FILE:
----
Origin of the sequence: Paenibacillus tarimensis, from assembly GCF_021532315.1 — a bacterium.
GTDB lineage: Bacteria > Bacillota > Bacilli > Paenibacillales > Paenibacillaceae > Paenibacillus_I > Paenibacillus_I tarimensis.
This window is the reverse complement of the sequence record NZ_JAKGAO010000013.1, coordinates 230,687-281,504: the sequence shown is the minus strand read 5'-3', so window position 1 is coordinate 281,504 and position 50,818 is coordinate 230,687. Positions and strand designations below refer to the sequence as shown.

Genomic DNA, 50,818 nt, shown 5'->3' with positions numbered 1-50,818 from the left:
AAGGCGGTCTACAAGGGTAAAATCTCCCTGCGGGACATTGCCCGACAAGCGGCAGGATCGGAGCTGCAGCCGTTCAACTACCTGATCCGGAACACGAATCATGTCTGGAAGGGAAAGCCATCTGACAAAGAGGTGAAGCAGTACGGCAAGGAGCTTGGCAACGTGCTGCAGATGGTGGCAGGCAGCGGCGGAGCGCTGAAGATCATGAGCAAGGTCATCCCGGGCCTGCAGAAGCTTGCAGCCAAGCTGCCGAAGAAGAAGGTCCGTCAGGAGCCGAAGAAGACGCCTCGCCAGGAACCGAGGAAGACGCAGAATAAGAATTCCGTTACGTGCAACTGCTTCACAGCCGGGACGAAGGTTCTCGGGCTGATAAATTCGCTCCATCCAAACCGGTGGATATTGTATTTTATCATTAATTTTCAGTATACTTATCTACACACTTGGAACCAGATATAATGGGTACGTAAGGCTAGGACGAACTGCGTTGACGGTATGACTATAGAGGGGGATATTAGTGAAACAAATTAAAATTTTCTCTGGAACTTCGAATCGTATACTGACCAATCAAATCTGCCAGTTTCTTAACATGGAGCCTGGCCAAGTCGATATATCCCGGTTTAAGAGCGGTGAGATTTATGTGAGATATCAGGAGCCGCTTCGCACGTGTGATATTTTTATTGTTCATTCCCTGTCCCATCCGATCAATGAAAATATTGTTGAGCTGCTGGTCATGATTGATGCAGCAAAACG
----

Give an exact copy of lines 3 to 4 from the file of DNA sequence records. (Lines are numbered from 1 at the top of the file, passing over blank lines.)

This window is the reverse complement of the sequence record NZ_JAKGAO010000013.1, coordinates 230,687-281,504: the sequence shown is the minus strand read 5'-3', so window position 1 is coordinate 281,504 and position 50,818 is coordinate 230,687. Positions and strand designations below refer to the sequence as shown.

Genomic DNA, 50,818 nt, shown 5'->3' with positions numbered 1-50,818 from the left: